The Island Comes to You - Spiralling into Moana Futures:

As Witi Ihimaera poetically captures in ‘Navigating the Stars’, following the separation of Ranginui and Papatūānuku, Tama-nui-te-rā (the Sun) was tasked with controlling the time within a day.* Māui and his siblings endeavoured to find a way to slow the Sun. They knew that the only way to overcome Te Rā’s strength was in utilising a very special taonga - his grandmother Muri-ranga-whenua’s jawbone, an ancestral heirloom of cosmological knowledge to be passed down to Māui through whakapapa. Māui and his siblings travel towards the opening of Rarohenga; his sister Hina weaves the ropes needed to trap the Sun with a strand of her hair, giving it divine strength. After catching the Sun in his tracks, they subdue him with all their might until he concedes defeat and promises to move slowly through the sky. This pūrākau resonates with other cultural cosmologies within Te Moana-Nui-a-Kiwa where iterations of Māui also slow the sun, although through differing and sometimes contradictory interpretations.

Daniel Hernandez’s PhD thesis reinterprets this pūrākau of Māui as an overall analogy for how slowing down time as an Indigenous ritual enables us to be in better relation with one another. This message is transported to our current context of Te Ao Hurihuri, where many people are wrestling with time as ordered by capitalism. Under labour exploitation, working-class communities are not afforded the time to exist in good relation with one another, to wānanga and talanoa amongst our loved ones, let alone build community and organise against the exploitation of our current material conditions. Linearity continues to define the temporal conditions of the capitalist system, and carceral violence utilises this construction of time to its most violent extent, fragmenting families and communities for months, years, and generations. In remembering ancestral knowledge,  we are reminded that the cosmology of colonial capitalism is not inevitable. New worlds are born from the geographies of Indigenous past futures.

“There is no great distance in the reaching because we are our own tūpuna. Also, we share the dust of stars. Reaching out and drawing in one comes to know oneself, becoming whole and human.*”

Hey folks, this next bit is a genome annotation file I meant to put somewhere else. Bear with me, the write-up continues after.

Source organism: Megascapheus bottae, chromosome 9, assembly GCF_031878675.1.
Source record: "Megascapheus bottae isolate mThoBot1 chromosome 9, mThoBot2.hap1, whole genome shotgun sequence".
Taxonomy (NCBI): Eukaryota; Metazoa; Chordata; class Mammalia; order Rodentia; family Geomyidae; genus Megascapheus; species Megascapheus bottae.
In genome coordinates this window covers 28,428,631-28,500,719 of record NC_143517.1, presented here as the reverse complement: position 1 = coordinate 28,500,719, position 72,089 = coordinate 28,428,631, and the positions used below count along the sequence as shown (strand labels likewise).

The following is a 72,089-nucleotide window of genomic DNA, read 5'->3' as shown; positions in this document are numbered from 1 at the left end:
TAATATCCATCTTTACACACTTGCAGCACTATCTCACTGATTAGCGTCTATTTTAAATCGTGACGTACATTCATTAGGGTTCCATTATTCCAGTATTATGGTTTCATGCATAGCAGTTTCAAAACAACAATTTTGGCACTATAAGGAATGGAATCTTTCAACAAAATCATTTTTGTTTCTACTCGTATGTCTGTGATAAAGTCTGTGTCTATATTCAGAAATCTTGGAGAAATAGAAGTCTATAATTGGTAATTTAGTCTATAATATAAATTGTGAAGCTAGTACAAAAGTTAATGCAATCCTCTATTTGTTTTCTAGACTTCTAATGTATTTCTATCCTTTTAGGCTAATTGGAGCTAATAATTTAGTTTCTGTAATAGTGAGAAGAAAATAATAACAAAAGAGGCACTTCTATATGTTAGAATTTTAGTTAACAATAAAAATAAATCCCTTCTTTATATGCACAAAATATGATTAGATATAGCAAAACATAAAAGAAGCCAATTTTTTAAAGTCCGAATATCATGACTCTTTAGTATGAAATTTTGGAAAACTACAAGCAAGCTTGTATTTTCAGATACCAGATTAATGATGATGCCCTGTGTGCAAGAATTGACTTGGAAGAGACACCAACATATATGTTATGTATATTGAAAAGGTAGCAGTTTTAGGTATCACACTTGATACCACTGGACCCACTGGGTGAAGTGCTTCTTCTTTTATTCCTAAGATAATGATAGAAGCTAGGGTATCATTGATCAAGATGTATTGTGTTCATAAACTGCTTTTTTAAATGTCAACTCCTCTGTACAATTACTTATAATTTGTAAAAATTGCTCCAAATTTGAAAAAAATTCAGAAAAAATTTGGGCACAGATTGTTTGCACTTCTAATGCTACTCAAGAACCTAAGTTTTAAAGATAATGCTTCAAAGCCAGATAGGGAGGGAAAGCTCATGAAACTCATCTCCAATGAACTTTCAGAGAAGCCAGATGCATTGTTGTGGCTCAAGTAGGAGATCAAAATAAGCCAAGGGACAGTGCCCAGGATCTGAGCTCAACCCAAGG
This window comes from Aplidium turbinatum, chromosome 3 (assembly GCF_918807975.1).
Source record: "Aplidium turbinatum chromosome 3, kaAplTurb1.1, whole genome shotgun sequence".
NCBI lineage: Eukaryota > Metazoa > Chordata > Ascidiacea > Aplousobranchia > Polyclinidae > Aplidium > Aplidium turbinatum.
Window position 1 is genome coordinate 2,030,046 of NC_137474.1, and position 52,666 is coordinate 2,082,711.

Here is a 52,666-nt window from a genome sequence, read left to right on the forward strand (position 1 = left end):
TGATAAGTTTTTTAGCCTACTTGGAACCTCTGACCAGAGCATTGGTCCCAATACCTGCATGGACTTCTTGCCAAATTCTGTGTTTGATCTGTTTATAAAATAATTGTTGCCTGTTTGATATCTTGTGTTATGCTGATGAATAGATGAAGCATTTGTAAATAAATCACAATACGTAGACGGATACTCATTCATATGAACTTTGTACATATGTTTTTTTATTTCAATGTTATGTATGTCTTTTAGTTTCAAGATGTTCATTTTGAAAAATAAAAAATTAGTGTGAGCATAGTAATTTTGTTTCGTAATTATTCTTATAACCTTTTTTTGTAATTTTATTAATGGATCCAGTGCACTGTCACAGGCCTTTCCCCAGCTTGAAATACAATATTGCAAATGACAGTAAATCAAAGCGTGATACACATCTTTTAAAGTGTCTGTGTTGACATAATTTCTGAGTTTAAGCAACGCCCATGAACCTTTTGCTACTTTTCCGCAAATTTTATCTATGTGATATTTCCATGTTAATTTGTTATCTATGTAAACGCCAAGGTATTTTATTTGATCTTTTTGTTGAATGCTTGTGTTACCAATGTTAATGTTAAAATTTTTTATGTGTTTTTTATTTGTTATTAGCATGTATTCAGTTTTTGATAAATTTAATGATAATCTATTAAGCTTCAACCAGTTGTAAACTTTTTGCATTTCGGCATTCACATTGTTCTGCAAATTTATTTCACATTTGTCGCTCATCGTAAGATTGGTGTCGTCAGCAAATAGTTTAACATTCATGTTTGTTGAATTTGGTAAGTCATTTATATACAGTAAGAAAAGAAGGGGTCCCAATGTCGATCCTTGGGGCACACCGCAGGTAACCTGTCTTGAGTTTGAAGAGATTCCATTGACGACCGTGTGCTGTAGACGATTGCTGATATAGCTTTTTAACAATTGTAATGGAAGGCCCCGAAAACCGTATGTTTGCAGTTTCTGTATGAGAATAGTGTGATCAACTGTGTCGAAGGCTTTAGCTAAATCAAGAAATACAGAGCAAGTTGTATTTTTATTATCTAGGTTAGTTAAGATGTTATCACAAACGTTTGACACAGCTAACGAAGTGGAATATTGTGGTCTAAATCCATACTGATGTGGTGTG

This kōrero from Patricia Grace shatters the colonial construction of linear time, centring the cosmology of time as an intimate spiral; time as born from the land, where our ancestors and descendants speak through us and we through them. Whakapapa is the basis for understanding relationality throughout Te Moana-nui-a-kiwa, including the intergenerational connections that eternally bind Aotearoa and all our islands as the descendants of Oceania. The talanoa between Kassie Hartendorp, Daniel Hernandez, and Anisha Sankar in the paper ‘Whose Futures?’ meditates on the notion of past futures as central to Indigenous frameworks of time and space, where we move backwards into ever-unfolding, spiralling futures.

As Hernandez notes, “There is a different Indigenous worldview where the past is the point of reference for us today, which removes the need for a progressive linear project of mass violence that attempts to force and impose an exclusive future utopian goal.*” This cyclical understanding of time, where the past and future converge in intimate connection, echoes the dynamics of relational time in resistance to colonisation. To know where we come from is to know where we will go. Genealogy is the fabric of time, woven into our journeys of constant becoming and echoed in the diverse stories of our ancestral ecologies. Ka Mua, Ka Muri – we walk backwards into the future.